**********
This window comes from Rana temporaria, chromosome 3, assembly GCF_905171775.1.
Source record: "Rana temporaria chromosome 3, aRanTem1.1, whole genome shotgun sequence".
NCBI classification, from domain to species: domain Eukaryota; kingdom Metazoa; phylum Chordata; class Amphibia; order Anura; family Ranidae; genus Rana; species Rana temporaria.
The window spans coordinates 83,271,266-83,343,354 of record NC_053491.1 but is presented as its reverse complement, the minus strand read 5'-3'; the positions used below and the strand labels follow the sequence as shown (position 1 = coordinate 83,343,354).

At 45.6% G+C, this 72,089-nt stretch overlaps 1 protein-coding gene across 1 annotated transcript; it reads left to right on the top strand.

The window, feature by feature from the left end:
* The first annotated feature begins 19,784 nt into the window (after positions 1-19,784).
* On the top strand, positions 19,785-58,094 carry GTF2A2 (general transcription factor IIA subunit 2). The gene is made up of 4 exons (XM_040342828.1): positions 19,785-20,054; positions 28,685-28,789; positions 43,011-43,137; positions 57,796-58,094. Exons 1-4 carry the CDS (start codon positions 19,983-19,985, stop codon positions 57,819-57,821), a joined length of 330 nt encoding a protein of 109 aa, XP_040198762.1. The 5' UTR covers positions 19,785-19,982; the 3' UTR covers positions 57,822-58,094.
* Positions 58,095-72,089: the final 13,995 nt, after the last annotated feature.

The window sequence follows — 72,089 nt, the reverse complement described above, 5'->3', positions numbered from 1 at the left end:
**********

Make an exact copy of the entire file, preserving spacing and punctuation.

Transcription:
This window comes from Rana temporaria, chromosome 3, assembly GCF_905171775.1.
Source record: "Rana temporaria chromosome 3, aRanTem1.1, whole genome shotgun sequence".
NCBI classification, from domain to species: domain Eukaryota; kingdom Metazoa; phylum Chordata; class Amphibia; order Anura; family Ranidae; genus Rana; species Rana temporaria.
The window spans coordinates 83,271,266-83,343,354 of record NC_053491.1 but is presented as its reverse complement, the minus strand read 5'-3'; the positions used below and the strand labels follow the sequence as shown (position 1 = coordinate 83,343,354).

At 45.6% G+C, this 72,089-nt stretch overlaps 1 protein-coding gene across 1 annotated transcript; it reads left to right on the top strand.

The window, feature by feature from the left end:
* The first annotated feature begins 19,784 nt into the window (after positions 1-19,784).
* On the top strand, positions 19,785-58,094 carry GTF2A2 (general transcription factor IIA subunit 2). The gene is made up of 4 exons (XM_040342828.1): positions 19,785-20,054; positions 28,685-28,789; positions 43,011-43,137; positions 57,796-58,094. Exons 1-4 carry the CDS (start codon positions 19,983-19,985, stop codon positions 57,819-57,821), a joined length of 330 nt encoding a protein of 109 aa, XP_040198762.1. The 5' UTR covers positions 19,785-19,982; the 3' UTR covers positions 57,822-58,094.
* Positions 58,095-72,089: the final 13,995 nt, after the last annotated feature.

The window sequence follows — 72,089 nt, the reverse complement described above, 5'->3', positions numbered from 1 at the left end: